Photo slideshow

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Photo slideshow

Photo slide show for Lindenwood’s annual Greek Olympics.

Jason Hood: Master of Music

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Jason Hood has been a student at Lindenwood University for the past eight years. He is a graduate student in music education who will be celebrating his graduation this May. Hood is a member of Phi Mu Alpha, an international men’s music fraternity and he has close ties with Sigma Alpha Iota, the women’s music fraternity on campus. He has been loyal to the music department at Lindenwood and has served as a grad assistant in the Fine and Performing Arts building. Hood is an accomplished musician with perfect pitch, meaning he has the ability to identify notes and know whether they are sharp or flat. Hood said his hope is to one day be a professor of music at Lindenwood.

BFA students showcase artwork

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Artwork

Guests admire artwork by John Harman in Lindenwood's Fine and Performing Arts building (FPA).

For art students at Lindenwood University, one of the necessities to receive a BFA or MFA is to hold an art exhibition to showcase their work.

“Basically, an artist does not have a complete experience of creation until the artwork is received by someone else,” said John Troy, department chair of studio art. “Art does not exist in a vacuum. It has to be seen.”

gallery

A small crowd enjoys artwork and food at the Hendren Gallery.

Troy explained that among the many reasons for including a show as part of the curriculum is the students’ need to learn how to present their work and provide a reception for guests.

Five undergraduate students opened their shows on April 26. Catriona Lake and Tom Thornberry, both studio art majors, presented their work in the Hendren Gallery at Studio West. The second floor of the Scheidegger Center housed the work of graphic design majors Gina Jackson, Kris Coulson and John Harman.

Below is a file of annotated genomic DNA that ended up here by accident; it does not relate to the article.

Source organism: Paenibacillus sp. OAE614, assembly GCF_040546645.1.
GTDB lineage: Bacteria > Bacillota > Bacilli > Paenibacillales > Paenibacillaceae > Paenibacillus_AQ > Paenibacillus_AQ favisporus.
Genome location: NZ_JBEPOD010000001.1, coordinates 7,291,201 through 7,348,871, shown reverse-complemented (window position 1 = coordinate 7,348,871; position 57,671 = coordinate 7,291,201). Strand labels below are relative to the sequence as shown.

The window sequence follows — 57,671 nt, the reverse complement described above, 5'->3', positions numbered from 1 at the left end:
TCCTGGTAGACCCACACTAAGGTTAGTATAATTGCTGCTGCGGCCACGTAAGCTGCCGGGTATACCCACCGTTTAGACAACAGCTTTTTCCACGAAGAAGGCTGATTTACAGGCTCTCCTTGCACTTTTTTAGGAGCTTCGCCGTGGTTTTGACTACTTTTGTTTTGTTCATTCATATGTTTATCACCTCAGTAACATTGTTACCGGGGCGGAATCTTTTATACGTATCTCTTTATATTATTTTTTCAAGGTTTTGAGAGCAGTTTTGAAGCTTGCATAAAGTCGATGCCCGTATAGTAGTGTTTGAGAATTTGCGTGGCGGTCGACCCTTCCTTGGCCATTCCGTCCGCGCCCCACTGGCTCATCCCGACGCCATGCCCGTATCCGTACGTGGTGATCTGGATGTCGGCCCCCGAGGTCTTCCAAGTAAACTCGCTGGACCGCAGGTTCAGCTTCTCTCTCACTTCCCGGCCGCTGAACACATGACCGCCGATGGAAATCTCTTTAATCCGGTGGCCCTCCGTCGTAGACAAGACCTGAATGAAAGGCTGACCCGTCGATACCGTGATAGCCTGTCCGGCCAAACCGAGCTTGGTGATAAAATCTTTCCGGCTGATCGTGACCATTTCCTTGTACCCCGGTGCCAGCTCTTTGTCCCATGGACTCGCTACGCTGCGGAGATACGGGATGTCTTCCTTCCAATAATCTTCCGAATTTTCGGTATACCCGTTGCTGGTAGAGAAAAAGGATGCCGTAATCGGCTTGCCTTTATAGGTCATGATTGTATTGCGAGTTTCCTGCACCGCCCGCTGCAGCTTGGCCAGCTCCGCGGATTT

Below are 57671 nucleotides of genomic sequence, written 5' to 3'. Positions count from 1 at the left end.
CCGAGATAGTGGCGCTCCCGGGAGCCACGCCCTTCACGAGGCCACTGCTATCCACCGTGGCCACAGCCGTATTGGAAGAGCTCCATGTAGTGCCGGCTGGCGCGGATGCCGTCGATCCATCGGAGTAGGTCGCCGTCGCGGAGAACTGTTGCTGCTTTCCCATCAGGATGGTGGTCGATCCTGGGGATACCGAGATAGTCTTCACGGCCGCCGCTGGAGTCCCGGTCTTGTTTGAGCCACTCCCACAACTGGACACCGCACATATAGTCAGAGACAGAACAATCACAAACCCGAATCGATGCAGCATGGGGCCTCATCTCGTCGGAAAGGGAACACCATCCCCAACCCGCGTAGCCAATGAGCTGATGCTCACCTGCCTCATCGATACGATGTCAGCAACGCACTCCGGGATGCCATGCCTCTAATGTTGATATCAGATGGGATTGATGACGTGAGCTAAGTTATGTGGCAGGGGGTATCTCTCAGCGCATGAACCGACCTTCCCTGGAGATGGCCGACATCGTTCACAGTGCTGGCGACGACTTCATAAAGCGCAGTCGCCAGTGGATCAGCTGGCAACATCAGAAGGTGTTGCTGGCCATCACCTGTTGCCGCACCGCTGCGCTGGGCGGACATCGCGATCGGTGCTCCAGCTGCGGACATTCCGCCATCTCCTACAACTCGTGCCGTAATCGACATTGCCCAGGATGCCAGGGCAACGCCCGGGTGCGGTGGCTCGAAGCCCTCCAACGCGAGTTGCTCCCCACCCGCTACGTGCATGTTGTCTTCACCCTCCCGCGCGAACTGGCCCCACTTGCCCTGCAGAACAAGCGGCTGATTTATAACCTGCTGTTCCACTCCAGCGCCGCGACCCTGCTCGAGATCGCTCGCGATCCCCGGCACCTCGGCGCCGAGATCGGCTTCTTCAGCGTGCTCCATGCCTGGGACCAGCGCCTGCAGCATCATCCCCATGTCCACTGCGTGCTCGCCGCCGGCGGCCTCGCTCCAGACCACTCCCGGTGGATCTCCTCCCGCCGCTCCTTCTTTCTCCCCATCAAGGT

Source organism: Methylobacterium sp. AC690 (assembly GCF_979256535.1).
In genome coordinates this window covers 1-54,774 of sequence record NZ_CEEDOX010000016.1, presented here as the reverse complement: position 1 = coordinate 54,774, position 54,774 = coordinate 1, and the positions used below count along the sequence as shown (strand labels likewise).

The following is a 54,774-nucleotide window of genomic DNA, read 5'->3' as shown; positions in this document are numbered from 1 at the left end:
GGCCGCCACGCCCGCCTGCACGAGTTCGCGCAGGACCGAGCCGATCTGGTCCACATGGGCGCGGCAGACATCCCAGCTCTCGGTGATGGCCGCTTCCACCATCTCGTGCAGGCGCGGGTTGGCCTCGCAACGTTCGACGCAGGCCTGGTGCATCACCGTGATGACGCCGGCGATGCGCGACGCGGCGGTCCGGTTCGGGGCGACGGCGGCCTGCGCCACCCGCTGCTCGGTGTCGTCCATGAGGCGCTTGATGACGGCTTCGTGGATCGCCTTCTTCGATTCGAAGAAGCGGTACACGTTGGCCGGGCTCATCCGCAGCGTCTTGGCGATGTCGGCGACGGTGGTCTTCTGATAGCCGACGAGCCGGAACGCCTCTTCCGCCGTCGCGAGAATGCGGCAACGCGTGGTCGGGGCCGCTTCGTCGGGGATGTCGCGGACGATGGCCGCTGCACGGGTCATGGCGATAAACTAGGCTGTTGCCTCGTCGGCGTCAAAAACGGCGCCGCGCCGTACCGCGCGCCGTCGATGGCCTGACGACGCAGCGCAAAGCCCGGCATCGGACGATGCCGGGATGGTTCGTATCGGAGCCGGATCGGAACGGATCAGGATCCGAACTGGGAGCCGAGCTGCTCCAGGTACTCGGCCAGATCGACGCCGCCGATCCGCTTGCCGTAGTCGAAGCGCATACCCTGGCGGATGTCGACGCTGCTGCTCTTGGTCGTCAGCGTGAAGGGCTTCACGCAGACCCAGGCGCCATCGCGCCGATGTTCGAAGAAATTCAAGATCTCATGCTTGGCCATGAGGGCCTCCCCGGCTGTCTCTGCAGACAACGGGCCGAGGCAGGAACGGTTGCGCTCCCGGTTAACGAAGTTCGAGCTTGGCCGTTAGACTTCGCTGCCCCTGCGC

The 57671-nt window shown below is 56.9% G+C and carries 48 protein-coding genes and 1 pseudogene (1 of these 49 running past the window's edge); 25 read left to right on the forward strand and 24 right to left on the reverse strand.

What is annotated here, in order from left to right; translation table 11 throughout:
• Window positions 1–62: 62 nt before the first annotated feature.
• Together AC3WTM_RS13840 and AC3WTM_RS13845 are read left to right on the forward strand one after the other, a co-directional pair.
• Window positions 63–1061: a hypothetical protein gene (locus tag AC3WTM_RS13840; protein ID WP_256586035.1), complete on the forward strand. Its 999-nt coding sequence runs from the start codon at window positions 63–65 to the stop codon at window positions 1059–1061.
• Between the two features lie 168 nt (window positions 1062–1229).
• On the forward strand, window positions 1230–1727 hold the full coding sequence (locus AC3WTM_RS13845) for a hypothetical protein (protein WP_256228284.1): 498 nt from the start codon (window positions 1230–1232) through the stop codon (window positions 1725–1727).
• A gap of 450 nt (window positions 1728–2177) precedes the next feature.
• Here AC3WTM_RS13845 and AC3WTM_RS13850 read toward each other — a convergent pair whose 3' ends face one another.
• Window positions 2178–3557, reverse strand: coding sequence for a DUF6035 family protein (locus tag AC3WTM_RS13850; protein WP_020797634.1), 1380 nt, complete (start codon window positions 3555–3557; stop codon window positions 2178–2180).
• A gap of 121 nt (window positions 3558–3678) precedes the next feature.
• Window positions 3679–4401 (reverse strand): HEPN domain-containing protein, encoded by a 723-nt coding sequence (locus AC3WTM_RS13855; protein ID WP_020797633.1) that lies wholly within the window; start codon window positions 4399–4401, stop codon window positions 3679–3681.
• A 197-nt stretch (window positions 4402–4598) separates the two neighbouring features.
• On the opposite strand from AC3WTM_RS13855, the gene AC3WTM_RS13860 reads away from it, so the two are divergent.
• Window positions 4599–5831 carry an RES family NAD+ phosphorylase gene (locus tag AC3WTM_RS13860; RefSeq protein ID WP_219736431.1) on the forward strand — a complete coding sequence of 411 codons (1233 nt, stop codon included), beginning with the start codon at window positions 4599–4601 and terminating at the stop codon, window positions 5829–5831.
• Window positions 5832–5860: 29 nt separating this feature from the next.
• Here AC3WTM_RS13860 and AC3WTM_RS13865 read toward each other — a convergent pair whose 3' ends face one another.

Preparing for an art show requires hours of work, as the students must create new pieces to show along with previous work. When showing dozens of pieces, the time adds up.

“Some pieces can take a couple hours and others can take days,” Coulson said. “If it’s a logo, the whole thought process is pretty lengthy.”

guests and artwork

Friends of Catriona Lake talk in front of Lake's paintings.

Lake, a painter who explores color in simplistic compositions, said she can she can sometimes spend weeks on a piece trying to get it just right.

“When I look at it again, I see a new thing that needs to be added or changed. It’s a process,” she said.

In addition to creating the pieces, students are required to frame and hang their work as well as adjust the lighting to properly illuminate their pieces. For many students, setting up is harder than creating the work.

“The hardest part of it was lighting it because I didn’t know anything about lighting until my instructor helped me,” Lake said.

Thornberry and Coulson agreed that framing and hanging their pieces was a difficult process.

A semester’s worth of preparation came to an end for the five artists at their opening receptions Thursday evening as friends, family, professors and fellow art students came to admire artwork and show support.

artwork

A guest walks along a wall in the FPA that bears graphic design pieces by Gina Jackson.

Lindenwood art student Vincent Perez said though he doesn’t know Lake personally, he is familiar with her work.

“I’ve never talked to her before, but I’ve seen some of her work in the classrooms and it’s really great,” he said.

His favorite piece in the show was “Glow,” close-up image of a light-colored pumpkin.

“I like her combination of colors,” Perez said.

Harmon’s mother, Pat, was one of the many family members in attendance.

“A lot of [his work] I haven’t seen. I didn’t know what he’s been doing lately and I’ve enjoyed seeing all of it,” she said.

The BFA Exhibition comes as a relief to art students who put so much effort into their work.

“It was pretty nerve-wracking at first,” Harman said, “but now that

Artwork

Charcoal drawings by Tom Thornberry hang in the Hendren Gallery.

people are looking at it and commenting on it, I’m pretty happy.”

Student exhibitions remain on display for ten days before they are taken down for the next group of student artists to display their creative talent.

“It’s a really good culmination experience,” Thornberry said. “All your hard work gets put into place.”